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October 17, 1919 - Image 1

Resource type:
Text
Publication:
The Michigan Daily, 1919-10-17

Disclaimer: Computer generated plain text may have errors. Read more about this.

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IDIAY AND n I4GI
SEE VICI

ANN ARBOR, MICHIGAN, FRIDAY, OCTOBER 17, 1919.

7

PRICE 'I

LI

11,

REGENTS TO PICK
NEW FACULTYMEN
When the Board of Regents gather
Friday morning for their regular
monthly meeting, they will find sever-
al matters of importance awaiting
,their decision. One of the most ur-
gent questions is that .of securing ad.
ditional instructors
Due to the heavy enrollment in cer-
tain courses this year, the present
staff of instructors is overworked, and
it is probable that the appointment
of a number of new faculty members
will be made at Friday's meeting.
ADJURNBEFORE
V OT E 1 5- T K E
Three Hour Debate on Collective Bar-
gaining Ends with No Deels-4
Iion

Only

f

LABOR DELEGATES THREATEN
WITHDR_6WAL FROM CONFERENCE.
legates
hat the
hat the ( By Associated Press) .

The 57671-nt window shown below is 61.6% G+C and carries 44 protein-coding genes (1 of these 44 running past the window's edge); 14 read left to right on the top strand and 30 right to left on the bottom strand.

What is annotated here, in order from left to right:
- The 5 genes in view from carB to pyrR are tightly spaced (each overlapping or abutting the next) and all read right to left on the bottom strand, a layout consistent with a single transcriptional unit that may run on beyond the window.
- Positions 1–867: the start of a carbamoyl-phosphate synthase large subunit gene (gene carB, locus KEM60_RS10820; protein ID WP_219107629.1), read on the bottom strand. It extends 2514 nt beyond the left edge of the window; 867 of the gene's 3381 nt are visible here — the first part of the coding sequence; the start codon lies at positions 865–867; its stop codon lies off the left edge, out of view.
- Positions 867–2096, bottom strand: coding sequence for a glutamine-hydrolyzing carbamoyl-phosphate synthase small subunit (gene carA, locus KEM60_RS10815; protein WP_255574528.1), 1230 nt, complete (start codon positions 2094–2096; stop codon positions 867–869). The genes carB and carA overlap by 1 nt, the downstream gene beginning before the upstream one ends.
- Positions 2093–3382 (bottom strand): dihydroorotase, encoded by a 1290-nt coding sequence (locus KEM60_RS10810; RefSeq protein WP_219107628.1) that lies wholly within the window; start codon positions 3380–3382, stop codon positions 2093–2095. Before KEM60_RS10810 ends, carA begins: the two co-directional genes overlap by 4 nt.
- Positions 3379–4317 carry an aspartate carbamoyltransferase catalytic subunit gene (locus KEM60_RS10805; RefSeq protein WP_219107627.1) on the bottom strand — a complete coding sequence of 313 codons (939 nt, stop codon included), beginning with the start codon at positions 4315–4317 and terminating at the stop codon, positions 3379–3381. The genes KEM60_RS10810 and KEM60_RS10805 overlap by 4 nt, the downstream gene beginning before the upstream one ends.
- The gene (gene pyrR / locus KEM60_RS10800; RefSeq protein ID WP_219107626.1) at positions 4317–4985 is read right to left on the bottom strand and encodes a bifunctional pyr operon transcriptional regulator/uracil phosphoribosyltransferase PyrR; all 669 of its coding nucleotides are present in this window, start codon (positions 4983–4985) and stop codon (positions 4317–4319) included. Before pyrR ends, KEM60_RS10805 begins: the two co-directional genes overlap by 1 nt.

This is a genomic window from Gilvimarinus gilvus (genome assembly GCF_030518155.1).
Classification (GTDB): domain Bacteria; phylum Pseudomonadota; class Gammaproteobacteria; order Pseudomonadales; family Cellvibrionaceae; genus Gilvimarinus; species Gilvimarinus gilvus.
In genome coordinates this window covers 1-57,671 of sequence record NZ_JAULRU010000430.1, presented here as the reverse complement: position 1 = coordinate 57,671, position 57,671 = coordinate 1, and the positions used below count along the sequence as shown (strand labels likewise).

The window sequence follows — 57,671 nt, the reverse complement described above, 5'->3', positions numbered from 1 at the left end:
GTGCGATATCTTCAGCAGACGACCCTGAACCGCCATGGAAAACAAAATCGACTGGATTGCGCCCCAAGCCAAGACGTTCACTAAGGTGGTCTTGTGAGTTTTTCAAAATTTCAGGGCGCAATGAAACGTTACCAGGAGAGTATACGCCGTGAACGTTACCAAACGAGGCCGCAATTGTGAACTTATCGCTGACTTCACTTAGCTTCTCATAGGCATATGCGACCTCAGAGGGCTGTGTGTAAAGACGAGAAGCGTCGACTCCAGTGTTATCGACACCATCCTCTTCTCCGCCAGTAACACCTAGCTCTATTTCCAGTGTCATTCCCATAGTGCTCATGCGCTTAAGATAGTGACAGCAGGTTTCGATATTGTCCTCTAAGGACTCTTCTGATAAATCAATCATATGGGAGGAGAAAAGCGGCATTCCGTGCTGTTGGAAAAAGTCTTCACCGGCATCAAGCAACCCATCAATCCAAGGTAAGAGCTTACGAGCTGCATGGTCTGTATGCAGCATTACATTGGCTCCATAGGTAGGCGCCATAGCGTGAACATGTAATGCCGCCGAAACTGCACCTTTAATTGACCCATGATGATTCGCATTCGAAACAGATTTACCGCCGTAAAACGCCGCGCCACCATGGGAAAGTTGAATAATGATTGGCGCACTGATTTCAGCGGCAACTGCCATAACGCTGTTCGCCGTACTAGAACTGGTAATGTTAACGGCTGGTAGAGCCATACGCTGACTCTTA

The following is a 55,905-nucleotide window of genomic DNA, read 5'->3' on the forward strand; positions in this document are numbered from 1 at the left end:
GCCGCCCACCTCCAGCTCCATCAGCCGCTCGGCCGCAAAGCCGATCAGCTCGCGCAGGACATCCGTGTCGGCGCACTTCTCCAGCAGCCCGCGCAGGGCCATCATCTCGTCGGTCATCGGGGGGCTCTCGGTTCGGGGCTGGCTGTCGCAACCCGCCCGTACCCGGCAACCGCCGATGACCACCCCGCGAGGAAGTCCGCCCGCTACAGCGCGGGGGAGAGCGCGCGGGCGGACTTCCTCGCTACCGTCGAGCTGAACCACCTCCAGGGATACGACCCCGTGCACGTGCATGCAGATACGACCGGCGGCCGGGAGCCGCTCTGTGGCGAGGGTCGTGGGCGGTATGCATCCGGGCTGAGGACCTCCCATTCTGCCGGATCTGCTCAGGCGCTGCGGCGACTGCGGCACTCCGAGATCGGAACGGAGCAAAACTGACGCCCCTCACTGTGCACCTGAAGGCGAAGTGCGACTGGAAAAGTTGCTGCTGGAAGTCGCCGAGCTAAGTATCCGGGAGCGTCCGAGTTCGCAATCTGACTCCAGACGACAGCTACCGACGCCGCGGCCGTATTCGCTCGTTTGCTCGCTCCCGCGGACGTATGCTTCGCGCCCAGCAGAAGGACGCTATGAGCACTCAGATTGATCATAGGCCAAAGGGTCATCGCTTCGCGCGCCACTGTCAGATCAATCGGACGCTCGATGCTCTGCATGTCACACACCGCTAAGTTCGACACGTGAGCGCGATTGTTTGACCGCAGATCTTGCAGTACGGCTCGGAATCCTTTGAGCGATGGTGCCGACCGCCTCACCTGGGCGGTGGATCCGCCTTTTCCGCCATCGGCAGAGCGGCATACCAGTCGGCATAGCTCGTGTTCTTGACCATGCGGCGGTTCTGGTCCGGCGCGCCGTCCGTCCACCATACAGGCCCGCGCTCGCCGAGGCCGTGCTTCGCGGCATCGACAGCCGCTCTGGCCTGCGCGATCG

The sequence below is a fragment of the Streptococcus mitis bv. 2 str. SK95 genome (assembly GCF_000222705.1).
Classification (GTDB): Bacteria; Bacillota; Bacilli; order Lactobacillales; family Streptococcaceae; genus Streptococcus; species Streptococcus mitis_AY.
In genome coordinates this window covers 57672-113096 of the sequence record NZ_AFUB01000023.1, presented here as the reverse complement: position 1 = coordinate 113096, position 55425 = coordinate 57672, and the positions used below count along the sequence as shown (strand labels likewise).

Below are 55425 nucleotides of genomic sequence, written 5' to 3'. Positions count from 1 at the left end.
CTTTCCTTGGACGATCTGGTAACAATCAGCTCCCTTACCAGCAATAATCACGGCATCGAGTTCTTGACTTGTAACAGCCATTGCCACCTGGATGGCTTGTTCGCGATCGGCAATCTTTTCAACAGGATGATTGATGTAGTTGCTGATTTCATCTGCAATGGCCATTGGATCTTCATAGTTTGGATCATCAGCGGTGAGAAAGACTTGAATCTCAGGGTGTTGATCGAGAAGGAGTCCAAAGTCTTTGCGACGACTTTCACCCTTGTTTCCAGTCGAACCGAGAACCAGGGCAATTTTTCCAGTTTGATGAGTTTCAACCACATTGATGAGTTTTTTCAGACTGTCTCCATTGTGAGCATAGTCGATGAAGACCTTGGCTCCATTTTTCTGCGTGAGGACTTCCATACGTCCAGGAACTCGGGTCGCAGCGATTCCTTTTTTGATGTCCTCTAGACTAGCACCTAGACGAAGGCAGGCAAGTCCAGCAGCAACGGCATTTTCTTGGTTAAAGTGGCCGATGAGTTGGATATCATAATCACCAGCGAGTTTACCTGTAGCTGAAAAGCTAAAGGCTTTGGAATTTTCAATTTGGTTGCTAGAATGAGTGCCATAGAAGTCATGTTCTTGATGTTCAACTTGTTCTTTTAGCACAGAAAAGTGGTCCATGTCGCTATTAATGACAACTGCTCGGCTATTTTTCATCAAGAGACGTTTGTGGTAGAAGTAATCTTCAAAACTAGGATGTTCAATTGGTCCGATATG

nal ac- Washington, Oct. 16.-Recognition of
will be colective bargaining came to thefloor
uculate of the national industrial conference
lent to today and was debated for three hours
of the but a vote was impossible before ad-
journment. Virtual notice was given
1ec by members 'of the labor group that
e con- should the representatives of capital
to take succeed in their attempt to send the
British resolution back to the committee of
S were fifteen, the labor delegation would

I Il

:,

Reported During P. _.
The collective bargaining resolution
w on providing for an endorsement of, the
;re iright of wage owners to negotiate with
arian employers through representatives of.
Only their own choosing," was reported to
o be the conference this afternoon with the
greed approval of all tile public and labor
d the 'delegates in the committee but oppos-
'urk- ed by the representatives of capital.
Realizing that the conference faced"
nt in the chance of disolution unless an
con- , agreement could be'reached on the is-
draft sue, members of the public group. di-
and rected eloquent appeals to the em-